Will is unequivocal; he flat-out disbelieves there's much "real" rape on college campuses and says so, scoffing at both the numbers and the initiatives announced by President Obama at the end of April 2014 in a report from the White House Task Force to Protect Students from Sexual Assault.
One of the schools under investigation for college rape is one of the colleges I attended, Temple University. I was raped there while a student when I was going home from class on a dark, cold, late-fall evening by two young men with knives who may or may not have been fellow students. The current student I know who was raped at the same school last year wasn't involved in a case of "buyer's remorse," like Will implies campus rapes are. She was attacked and brutalized. And, as she told me her story, totally dismissed by both campus police and administrators.
So were several other young women I know who were raped on their campuses and who are now involved in the Title IX-End Rape on Campus movement to hold colleges accountable for rape and to rape victims. One of these young women was so badly hurt by the fist of her rapist she couldn't use tampons for a year.
There may be degrees of sexual assault, but there are not degrees of rape.
One of the reasons there's a movement like Title IX at all is because college campuses-which Will forgets are supposed to operate in loco parentis-have behaved much like the Catholic Church has with its pedophile priests. College administrators have routinely tried to "internally investigate" and also silence victims "for the good of the school," leaving victims sitting in classrooms next to the men who raped them. The attitude that "boys will be boys" and rape is a he said/she said event permeates colleges and universities throughout the U.S.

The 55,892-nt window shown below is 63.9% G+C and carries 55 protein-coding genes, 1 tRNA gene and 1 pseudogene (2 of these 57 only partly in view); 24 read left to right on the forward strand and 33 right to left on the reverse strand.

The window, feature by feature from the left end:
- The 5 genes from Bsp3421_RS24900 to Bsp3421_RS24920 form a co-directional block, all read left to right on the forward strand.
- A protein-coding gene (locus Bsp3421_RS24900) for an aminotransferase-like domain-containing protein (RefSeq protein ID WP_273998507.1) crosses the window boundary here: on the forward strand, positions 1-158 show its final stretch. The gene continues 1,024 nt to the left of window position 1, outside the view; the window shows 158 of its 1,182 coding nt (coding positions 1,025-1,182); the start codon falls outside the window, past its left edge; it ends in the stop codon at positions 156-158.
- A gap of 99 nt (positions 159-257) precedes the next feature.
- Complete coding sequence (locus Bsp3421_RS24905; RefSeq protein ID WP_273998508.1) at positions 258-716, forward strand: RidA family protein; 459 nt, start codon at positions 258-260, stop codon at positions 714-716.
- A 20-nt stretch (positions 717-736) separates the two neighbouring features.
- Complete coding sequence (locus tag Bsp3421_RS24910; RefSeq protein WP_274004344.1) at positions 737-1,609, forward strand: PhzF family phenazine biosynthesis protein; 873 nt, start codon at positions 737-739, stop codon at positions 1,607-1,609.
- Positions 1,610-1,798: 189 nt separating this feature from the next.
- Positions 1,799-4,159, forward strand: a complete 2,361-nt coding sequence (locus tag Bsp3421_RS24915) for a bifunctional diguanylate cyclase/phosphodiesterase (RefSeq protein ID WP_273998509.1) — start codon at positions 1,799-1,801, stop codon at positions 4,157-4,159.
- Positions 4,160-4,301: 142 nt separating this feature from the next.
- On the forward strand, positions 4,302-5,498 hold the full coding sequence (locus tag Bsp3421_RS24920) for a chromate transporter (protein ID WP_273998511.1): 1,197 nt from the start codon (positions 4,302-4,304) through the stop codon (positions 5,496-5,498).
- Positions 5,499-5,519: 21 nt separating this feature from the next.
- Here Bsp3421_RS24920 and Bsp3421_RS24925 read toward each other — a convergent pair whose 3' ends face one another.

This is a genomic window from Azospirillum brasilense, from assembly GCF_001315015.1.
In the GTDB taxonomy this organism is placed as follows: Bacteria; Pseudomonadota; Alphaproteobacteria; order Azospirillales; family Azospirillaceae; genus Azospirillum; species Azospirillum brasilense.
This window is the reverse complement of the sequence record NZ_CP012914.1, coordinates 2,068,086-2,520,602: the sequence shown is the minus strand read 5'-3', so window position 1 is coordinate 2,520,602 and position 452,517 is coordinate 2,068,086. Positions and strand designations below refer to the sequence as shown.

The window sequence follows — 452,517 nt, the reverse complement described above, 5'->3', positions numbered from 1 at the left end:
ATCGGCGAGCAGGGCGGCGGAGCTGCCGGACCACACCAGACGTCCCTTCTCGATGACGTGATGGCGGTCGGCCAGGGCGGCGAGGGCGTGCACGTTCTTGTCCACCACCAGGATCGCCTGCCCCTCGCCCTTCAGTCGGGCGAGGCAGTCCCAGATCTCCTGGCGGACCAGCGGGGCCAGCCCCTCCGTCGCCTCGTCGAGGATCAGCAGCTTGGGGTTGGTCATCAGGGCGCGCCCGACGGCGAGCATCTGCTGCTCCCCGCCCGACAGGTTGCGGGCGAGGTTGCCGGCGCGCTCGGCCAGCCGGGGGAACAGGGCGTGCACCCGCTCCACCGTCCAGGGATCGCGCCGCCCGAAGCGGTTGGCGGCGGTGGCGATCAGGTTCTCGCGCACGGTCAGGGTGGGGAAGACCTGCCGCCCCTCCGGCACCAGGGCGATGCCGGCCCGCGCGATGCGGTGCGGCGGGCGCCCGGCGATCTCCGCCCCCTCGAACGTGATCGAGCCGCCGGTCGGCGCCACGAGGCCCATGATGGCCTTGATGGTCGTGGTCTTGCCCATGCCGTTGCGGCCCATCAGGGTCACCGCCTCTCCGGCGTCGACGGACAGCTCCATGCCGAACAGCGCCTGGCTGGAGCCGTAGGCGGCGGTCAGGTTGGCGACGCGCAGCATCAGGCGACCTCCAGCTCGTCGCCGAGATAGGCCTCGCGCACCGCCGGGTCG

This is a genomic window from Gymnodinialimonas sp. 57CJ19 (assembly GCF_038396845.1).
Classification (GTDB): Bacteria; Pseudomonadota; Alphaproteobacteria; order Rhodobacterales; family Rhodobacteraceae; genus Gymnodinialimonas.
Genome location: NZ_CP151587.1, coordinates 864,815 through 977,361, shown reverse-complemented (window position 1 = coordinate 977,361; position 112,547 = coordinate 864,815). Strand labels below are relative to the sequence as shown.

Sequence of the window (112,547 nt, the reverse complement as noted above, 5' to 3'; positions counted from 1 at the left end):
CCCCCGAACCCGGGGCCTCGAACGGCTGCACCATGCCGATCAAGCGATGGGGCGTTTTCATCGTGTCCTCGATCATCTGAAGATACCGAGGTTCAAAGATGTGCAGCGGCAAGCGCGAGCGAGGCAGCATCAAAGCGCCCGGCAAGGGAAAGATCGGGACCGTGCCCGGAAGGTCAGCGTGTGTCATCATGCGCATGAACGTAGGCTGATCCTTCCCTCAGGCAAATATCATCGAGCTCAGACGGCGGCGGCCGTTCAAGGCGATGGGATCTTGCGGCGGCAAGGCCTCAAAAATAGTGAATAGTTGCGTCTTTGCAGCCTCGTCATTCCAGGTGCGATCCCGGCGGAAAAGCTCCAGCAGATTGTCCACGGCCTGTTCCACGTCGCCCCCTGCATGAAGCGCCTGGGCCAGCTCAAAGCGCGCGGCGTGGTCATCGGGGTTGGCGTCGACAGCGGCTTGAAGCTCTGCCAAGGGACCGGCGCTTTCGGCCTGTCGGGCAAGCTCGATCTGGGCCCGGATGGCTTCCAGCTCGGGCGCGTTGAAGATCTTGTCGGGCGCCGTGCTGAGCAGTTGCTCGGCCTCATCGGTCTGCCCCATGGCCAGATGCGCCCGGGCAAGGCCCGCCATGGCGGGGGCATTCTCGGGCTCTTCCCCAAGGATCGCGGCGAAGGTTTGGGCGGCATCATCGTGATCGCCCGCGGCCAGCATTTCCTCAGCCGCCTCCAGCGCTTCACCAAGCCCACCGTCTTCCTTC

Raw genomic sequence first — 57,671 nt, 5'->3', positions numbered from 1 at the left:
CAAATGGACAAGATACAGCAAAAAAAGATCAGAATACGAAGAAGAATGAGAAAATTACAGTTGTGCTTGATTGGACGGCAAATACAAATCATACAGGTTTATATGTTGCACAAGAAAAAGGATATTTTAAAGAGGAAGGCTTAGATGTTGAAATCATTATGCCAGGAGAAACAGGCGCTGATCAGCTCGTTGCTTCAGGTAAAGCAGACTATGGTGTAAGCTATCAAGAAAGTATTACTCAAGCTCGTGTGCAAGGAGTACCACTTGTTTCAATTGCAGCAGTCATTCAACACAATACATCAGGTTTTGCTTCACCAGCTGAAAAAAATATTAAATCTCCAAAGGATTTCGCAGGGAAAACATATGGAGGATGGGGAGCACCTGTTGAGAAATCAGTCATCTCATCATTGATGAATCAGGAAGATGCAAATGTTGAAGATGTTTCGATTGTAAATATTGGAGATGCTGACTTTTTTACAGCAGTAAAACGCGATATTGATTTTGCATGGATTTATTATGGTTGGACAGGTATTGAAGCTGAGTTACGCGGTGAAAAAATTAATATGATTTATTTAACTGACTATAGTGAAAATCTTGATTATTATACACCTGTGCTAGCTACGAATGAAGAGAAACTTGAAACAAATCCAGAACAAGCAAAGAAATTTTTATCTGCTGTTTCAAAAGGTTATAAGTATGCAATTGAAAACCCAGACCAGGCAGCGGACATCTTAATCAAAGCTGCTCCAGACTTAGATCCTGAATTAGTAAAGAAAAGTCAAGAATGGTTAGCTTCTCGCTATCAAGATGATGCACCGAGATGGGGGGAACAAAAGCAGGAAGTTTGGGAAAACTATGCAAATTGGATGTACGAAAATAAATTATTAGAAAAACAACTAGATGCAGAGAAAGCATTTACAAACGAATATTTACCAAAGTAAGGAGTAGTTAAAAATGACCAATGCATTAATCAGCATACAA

Yet another damning article from the Washington Post proffered the unfortunate headline "One Way to End Violence Against Women? Married Dads." The sub-head? "The data show that #yesallwomen would be safer with fewer boyfriends around their kids."
This one spawned the ironic hashtag "WaPo Headlines" to which many contributed, myself included with much-retweeted Victoria Brownworth @VABVOX • Jun 10
The Real Rape Story: What She Wore, Why She Wore It, and Yes, She Drank #WaPoHeadlines
The tone-deafness of the Washington Post reflects the Zeitgeist. The dual conversations about rape being held by women who want something done to stop the crime and defensive men who say not all men rape and that there should be different definitions of rape permeates every aspect of American society, especially social media. Al-Jazeera English columnist Sarah Kendzior became both the subject of a piece in Newsweek about Internet arguments and felt compelled to write her own essay on June 7 titled "On Being a Thing," in which she detailed how an argument with another editor at the leftist publication, Jacobin, spiraled into a series of rape threats and dismissal of those threats.
Kendzior asserted, "For the past few weeks, I have been receiving rape threats and constant harassment from people who describe themselves as leftists or communists, and apparently want to rape their way to revolution."
Kendzior went on to explain how she had felt, receiving those threats, and how as a private person, she felt violated anew by having to even discuss these things publically.
Kendzior concluded her piece, saying, "The left has a rape problem. Someone should write about it. But it's not going to be me. I have had enough threats this year."
It's not just the left. It's the right, the left and the middle. It's every high-profile feminist writer in the U.S. I've received rape threats and written about the problem for SheWired and Curve and other female writers I know have experienced the same thing.